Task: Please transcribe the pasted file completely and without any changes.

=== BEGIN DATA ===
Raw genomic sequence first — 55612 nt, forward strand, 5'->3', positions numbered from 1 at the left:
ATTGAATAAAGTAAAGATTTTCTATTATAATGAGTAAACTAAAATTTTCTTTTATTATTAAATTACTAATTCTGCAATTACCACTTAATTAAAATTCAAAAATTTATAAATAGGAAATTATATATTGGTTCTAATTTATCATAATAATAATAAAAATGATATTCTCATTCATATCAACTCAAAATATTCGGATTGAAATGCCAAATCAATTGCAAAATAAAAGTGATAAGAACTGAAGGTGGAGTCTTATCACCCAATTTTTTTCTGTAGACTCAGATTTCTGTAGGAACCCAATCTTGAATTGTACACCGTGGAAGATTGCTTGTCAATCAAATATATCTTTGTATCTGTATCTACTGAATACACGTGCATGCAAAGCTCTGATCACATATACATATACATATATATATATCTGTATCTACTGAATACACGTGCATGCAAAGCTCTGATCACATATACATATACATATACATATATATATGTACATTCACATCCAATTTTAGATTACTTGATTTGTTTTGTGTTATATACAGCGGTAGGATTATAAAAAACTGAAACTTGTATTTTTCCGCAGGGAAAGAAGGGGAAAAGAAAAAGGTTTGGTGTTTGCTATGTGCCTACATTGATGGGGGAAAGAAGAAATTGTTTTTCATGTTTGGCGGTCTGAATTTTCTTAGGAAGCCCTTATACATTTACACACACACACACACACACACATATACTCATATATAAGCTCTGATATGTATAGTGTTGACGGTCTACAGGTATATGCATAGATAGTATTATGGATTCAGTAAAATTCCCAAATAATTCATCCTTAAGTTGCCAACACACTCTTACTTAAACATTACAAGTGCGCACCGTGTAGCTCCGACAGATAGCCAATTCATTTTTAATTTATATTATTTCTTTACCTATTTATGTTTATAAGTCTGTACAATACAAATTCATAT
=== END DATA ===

Raw genomic sequence first — 55612 nt, forward strand, 5'->3', positions numbered from 1 at the left:
ATTGAATAAAGTAAAGATTTTCTATTATAATGAGTAAACTAAAATTTTCTTTTATTATTAAATTACTAATTCTGCAATTACCACTTAATTAAAATTCAAAAATTTATAAATAGGAAATTATATATTGGTTCTAATTTATCATAATAATAATAAAAATGATATTCTCATTCATATCAACTCAAAATATTCGGATTGAAATGCCAAATCAATTGCAAAATAAAAGTGATAAGAACTGAAGGTGGAGTCTTATCACCCAATTTTTTTCTGTAGACTCAGATTTCTGTAGGAACCCAATCTTGAATTGTACACCGTGGAAGATTGCTTGTCAATCAAATATATCTTTGTATCTGTATCTACTGAATACACGTGCATGCAAAGCTCTGATCACATATACATATACATATATATATATCTGTATCTACTGAATACACGTGCATGCAAAGCTCTGATCACATATACATATACATATACATATATATATGTACATTCACATCCAATTTTAGATTACTTGATTTGTTTTGTGTTATATACAGCGGTAGGATTATAAAAAACTGAAACTTGTATTTTTCCGCAGGGAAAGAAGGGGAAAAGAAAAAGGTTTGGTGTTTGCTATGTGCCTACATTGATGGGGGAAAGAAGAAATTGTTTTTCATGTTTGGCGGTCTGAATTTTCTTAGGAAGCCCTTATACATTTACACACACACACACACACACACATATACTCATATATAAGCTCTGATATGTATAGTGTTGACGGTCTACAGGTATATGCATAGATAGTATTATGGATTCAGTAAAATTCCCAAATAATTCATCCTTAAGTTGCCAACACACTCTTACTTAAACATTACAAGTGCGCACCGTGTAGCTCCGACAGATAGCCAATTCATTTTTAATTTATATTATTTCTTTACCTATTTATGTTTATAAGTCTGTACAATACAAATTCATAT